In May of 2003 I had a rather delightful problem on my hands. Deborah and I had been “serious” for five years, and we had been looking forward to marriage for some time, but I hadn’t felt easy about proposing to her before her divorce was finalized. But now it was, and I could.
The problem? How could I make the proposal a surprise? I couldn’t ask her out to a nice restaurant or a romantic getaway spot—even if we hadn’t been together for half a decade, she’s as close to a mind reader as you’d want to meet when it comes to emotional matters, and would have known immediately what was up. But I didn’t want it to be a casual affair, either.
So I ambushed her in church.
At the time we were regularly attending St. Andrews Episcopal Church in Ben Lomond, California. I was a long-time Episcopalian, and Deborah, who is Jewish, had become what I jokingly referred to as a “flying buttress” of the church, supporting it from the outside. She would listen to—and sometimes read—the Old Testament lesson and join in the recital of the Psalm, and then read the Talmud the rest of the time. I sang in the choir.
So Deborah had no warning at all on the first of June, 2003 when, in the middle of the service, between the Liturgy of the Word and the Liturgy of the Eucharist, after the announcements and blessings, I stepped out of the choir and asked her to join me at the front of the church. (The rector and parish secretary were delighted co-conspirators.) After a brief extemporaneous introduction, I delivered my proposal in the form of a sonnet, giving her my maternal grandmother’s wedding ring at the ultimate couplet:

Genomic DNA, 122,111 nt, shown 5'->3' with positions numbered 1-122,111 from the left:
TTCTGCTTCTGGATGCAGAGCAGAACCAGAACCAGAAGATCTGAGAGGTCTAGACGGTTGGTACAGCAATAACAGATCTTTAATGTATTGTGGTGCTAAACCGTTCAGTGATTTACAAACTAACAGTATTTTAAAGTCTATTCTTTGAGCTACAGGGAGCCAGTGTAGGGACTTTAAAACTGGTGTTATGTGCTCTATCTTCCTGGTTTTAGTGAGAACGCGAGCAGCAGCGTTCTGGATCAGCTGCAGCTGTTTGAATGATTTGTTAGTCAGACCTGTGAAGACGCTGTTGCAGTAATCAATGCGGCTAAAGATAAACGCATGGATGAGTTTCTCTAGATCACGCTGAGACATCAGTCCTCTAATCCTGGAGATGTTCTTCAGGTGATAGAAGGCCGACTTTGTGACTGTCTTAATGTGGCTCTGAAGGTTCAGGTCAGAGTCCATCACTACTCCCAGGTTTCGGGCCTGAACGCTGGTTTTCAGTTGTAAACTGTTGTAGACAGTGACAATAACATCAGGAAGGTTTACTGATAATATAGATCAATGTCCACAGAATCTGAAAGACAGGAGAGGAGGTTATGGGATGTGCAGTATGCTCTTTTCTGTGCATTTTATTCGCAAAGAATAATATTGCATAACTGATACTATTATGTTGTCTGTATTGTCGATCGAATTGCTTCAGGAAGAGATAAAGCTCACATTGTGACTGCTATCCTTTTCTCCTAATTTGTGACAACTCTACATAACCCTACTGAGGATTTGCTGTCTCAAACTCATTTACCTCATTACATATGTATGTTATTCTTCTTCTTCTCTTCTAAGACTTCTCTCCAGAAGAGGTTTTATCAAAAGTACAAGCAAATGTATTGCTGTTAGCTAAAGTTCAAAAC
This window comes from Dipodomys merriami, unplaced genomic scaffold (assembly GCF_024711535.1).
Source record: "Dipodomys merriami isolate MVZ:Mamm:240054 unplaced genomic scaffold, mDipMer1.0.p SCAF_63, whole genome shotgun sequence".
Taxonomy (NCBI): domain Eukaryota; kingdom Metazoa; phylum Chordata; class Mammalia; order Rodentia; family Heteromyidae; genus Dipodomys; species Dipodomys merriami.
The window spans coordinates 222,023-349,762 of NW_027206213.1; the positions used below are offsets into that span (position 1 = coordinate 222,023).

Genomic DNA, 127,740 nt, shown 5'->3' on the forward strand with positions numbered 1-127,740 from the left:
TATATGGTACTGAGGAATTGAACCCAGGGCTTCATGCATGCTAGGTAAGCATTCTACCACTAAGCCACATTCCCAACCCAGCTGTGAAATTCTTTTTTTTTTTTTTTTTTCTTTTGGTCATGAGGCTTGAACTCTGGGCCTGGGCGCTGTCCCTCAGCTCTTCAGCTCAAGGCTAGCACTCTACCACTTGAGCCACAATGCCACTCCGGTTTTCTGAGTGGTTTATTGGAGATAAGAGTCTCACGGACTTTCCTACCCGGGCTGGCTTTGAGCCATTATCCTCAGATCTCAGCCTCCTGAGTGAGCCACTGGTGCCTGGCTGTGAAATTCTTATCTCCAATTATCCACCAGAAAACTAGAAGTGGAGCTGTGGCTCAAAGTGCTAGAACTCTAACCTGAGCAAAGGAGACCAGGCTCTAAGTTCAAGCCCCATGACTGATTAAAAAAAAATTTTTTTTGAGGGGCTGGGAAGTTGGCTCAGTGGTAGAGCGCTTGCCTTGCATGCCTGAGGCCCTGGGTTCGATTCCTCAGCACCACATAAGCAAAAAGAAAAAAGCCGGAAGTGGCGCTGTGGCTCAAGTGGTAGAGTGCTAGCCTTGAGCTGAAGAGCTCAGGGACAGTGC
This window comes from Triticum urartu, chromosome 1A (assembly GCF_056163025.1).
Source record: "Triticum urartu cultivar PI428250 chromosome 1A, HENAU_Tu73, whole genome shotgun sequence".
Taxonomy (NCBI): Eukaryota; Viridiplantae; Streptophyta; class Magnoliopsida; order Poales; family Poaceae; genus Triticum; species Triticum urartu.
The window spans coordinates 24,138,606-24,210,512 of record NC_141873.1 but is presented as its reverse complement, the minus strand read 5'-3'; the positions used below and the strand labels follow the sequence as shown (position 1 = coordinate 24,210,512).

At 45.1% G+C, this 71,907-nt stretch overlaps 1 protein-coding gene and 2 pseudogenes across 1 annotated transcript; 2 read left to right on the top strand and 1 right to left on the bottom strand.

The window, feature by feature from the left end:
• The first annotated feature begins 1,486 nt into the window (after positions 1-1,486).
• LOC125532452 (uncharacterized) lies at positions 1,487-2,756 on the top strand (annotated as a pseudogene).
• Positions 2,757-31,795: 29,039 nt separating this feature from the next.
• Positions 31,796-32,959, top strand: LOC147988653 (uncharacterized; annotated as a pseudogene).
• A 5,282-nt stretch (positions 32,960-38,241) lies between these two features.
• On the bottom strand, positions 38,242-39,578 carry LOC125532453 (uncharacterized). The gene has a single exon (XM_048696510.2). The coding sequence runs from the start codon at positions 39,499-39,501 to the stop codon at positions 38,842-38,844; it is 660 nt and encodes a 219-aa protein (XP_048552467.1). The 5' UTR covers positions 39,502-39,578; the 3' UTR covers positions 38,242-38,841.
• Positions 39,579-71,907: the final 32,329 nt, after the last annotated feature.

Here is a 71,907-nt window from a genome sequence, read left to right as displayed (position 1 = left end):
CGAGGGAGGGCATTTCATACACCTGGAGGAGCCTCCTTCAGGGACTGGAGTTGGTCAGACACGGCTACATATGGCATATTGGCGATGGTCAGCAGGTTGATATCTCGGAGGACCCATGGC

We bless God for this grace: that He once said,
“It is not good for you to be alone;”
That, two-by-two, he weaves a tale whose threads
Are intertwined as close as bone to bone.
As Christ ‘twas this he chose to bless with His
First miracle, as water became wine;
‘Twas this He meant that evening we first kissed:
A first knot in our tapestry divine.
For then, as if in echo to that greater
Story that Abraham and Sarah heard;
Passing, much like them, through tears and laughter
We found a destiny we’d judged absurd.
And so, to tie the next knot in our life
I ask you, Deborah, will you be my wife?
Great poetry it is not, but it had the desired effect—although, being speechless, she could only nod at first. Unfortunately, we didn’t get a picture of my compliance when Deborah found her voice and asked “Aren’t you supposed to be kneeling?”
Almost as memorable were the reactions of the congregation, which were almost entirely gender-dependent. The women all said it was one of the most romantic things they’d ever seen, and the men, with a couple of exceptions, said they thought it was one of the bravest things they’d ever seen.
But I say that necessity makes heroes of us all—there was no way I was going to let her get away!